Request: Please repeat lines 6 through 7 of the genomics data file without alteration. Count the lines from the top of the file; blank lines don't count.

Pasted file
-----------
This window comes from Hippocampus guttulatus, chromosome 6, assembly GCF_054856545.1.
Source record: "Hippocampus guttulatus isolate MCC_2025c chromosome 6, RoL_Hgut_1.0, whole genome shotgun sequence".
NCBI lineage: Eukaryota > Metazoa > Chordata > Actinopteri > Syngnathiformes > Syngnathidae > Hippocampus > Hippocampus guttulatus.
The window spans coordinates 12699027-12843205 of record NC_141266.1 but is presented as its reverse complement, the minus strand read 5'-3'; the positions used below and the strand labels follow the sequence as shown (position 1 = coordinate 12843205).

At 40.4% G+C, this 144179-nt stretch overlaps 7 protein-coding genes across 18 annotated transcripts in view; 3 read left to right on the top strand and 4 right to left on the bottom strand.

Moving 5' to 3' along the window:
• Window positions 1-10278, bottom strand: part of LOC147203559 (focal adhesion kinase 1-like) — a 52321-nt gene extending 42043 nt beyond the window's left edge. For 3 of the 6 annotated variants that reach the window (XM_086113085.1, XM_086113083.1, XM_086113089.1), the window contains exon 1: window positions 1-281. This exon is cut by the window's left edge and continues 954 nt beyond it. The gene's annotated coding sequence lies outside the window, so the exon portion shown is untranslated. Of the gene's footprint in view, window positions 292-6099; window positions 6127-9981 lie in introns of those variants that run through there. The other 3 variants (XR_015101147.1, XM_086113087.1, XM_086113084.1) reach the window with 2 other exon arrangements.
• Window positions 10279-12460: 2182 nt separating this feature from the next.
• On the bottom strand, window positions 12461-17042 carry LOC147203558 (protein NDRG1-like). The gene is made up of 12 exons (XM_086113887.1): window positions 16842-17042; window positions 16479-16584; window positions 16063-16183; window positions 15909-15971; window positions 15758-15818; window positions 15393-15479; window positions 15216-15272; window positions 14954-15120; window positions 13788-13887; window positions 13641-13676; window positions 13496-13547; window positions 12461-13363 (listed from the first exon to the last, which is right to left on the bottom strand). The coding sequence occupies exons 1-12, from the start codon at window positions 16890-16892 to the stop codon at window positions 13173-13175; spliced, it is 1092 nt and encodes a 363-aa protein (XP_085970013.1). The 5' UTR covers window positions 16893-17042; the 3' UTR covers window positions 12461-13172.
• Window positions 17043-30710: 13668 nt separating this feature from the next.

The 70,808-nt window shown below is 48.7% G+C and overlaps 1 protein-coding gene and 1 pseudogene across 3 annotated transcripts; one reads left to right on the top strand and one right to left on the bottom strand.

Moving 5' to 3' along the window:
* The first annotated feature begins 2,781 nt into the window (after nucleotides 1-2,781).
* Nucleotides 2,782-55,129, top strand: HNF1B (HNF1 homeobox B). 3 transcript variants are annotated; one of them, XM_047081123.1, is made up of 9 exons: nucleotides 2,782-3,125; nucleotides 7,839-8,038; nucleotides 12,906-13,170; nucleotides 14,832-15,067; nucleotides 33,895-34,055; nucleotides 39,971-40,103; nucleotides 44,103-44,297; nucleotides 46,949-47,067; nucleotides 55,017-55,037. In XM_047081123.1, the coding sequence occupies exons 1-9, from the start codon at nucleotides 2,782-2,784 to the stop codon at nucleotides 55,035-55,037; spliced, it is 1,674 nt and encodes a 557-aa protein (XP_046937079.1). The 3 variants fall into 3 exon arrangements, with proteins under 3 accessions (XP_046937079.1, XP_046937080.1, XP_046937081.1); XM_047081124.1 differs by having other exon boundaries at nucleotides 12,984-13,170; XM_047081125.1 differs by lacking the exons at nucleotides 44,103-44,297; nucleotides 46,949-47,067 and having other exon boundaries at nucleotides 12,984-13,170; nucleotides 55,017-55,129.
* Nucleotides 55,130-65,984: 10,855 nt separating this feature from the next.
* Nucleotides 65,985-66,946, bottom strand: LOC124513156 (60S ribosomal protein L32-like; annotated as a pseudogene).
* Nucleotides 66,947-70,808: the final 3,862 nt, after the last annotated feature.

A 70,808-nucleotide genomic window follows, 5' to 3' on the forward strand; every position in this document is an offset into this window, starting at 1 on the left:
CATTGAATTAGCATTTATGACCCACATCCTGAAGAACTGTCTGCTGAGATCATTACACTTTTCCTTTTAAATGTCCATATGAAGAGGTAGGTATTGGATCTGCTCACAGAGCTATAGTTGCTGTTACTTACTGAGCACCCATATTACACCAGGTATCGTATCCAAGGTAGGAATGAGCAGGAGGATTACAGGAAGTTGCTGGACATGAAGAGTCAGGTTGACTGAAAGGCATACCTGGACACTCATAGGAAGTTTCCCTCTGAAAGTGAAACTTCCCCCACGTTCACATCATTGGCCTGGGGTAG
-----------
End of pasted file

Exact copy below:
Moving 5' to 3' along the window:
• Window positions 1-10278, bottom strand: part of LOC147203559 (focal adhesion kinase 1-like) — a 52321-nt gene extending 42043 nt beyond the window's left edge. For 3 of the 6 annotated variants that reach the window (XM_086113085.1, XM_086113083.1, XM_086113089.1), the window contains exon 1: window positions 1-281. This exon is cut by the window's left edge and continues 954 nt beyond it. The gene's annotated coding sequence lies outside the window, so the exon portion shown is untranslated. Of the gene's footprint in view, window positions 292-6099; window positions 6127-9981 lie in introns of those variants that run through there. The other 3 variants (XR_015101147.1, XM_086113087.1, XM_086113084.1) reach the window with 2 other exon arrangements.